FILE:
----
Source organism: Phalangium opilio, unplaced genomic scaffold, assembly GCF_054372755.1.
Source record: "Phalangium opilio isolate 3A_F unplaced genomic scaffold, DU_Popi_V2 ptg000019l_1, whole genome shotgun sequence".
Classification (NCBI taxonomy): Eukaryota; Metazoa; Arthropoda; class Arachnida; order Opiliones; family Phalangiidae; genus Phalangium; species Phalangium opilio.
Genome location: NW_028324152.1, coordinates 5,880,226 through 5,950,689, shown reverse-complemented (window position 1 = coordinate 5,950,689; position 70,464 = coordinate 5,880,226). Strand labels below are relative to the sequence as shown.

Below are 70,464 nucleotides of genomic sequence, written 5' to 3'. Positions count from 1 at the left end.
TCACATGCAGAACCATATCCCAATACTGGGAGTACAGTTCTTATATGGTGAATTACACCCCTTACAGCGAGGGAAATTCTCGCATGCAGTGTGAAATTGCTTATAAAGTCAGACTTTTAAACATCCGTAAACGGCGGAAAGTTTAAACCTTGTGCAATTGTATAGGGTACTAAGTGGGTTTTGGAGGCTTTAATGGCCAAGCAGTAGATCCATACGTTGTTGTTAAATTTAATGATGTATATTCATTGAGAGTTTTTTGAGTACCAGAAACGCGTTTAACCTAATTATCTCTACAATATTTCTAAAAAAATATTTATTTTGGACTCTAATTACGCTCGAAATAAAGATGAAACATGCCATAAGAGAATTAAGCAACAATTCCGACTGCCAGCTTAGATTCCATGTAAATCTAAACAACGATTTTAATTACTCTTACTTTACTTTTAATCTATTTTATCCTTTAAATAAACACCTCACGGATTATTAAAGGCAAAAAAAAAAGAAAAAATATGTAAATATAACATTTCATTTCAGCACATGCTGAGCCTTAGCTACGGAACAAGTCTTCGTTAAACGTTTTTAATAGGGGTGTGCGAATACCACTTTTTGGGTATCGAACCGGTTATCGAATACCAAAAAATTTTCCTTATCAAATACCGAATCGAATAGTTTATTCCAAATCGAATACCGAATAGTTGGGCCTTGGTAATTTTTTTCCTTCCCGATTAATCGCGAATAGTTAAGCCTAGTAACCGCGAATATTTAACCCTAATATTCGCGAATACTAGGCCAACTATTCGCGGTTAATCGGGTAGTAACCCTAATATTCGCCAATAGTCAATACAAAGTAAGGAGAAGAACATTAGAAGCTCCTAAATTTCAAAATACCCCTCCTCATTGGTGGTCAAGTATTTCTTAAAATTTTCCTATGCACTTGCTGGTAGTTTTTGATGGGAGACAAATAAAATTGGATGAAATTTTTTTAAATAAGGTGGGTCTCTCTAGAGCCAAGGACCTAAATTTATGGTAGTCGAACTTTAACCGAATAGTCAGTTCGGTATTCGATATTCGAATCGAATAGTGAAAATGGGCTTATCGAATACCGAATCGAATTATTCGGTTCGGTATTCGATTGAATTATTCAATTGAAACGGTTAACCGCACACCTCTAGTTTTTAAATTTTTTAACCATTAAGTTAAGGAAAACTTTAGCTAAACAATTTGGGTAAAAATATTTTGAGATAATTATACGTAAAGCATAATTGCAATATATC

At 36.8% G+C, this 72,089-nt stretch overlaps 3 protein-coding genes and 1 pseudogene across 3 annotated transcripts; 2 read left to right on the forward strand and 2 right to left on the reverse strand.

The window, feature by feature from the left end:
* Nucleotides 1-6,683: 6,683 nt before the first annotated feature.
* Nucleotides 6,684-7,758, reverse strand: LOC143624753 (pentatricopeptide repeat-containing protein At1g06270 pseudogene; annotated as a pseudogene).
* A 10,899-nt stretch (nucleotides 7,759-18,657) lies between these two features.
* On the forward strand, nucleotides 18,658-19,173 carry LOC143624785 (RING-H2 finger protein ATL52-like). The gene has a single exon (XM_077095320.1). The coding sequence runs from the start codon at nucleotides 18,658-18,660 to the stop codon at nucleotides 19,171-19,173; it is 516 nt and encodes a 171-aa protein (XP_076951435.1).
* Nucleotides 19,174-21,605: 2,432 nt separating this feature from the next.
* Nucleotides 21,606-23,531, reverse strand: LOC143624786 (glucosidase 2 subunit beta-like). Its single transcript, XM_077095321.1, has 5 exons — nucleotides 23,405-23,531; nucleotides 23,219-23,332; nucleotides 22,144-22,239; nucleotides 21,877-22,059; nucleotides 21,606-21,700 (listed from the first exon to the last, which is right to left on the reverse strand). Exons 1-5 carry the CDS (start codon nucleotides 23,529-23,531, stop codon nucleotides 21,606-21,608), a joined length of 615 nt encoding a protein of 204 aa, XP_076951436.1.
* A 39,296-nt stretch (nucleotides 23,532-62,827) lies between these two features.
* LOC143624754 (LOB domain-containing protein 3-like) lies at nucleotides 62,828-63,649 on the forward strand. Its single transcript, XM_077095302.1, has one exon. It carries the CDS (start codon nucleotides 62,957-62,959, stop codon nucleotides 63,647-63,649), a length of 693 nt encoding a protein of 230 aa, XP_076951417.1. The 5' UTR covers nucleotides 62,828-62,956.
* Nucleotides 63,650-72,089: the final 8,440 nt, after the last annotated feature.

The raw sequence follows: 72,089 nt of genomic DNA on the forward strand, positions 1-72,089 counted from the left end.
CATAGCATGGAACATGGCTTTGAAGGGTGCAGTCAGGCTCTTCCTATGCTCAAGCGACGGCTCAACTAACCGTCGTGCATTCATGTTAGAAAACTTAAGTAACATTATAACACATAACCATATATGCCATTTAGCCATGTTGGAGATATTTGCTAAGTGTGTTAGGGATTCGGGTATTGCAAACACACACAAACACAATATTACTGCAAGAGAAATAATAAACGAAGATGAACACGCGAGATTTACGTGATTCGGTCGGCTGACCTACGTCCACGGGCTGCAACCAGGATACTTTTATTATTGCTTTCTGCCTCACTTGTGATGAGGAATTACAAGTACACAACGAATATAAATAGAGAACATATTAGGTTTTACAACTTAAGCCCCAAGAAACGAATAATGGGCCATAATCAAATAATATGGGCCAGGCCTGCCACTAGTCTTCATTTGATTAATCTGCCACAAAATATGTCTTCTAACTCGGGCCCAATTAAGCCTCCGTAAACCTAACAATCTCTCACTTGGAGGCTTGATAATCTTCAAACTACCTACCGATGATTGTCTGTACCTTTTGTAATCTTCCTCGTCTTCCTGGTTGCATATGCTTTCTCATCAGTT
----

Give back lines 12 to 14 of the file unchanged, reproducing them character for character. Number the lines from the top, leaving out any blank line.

* On the forward strand, nucleotides 18,658-19,173 carry LOC143624785 (RING-H2 finger protein ATL52-like). The gene has a single exon (XM_077095320.1). The coding sequence runs from the start codon at nucleotides 18,658-18,660 to the stop codon at nucleotides 19,171-19,173; it is 516 nt and encodes a 171-aa protein (XP_076951435.1).
* Nucleotides 19,174-21,605: 2,432 nt separating this feature from the next.
* Nucleotides 21,606-23,531, reverse strand: LOC143624786 (glucosidase 2 subunit beta-like). Its single transcript, XM_077095321.1, has 5 exons — nucleotides 23,405-23,531; nucleotides 23,219-23,332; nucleotides 22,144-22,239; nucleotides 21,877-22,059; nucleotides 21,606-21,700 (listed from the first exon to the last, which is right to left on the reverse strand). Exons 1-5 carry the CDS (start codon nucleotides 23,529-23,531, stop codon nucleotides 21,606-21,608), a joined length of 615 nt encoding a protein of 204 aa, XP_076951436.1.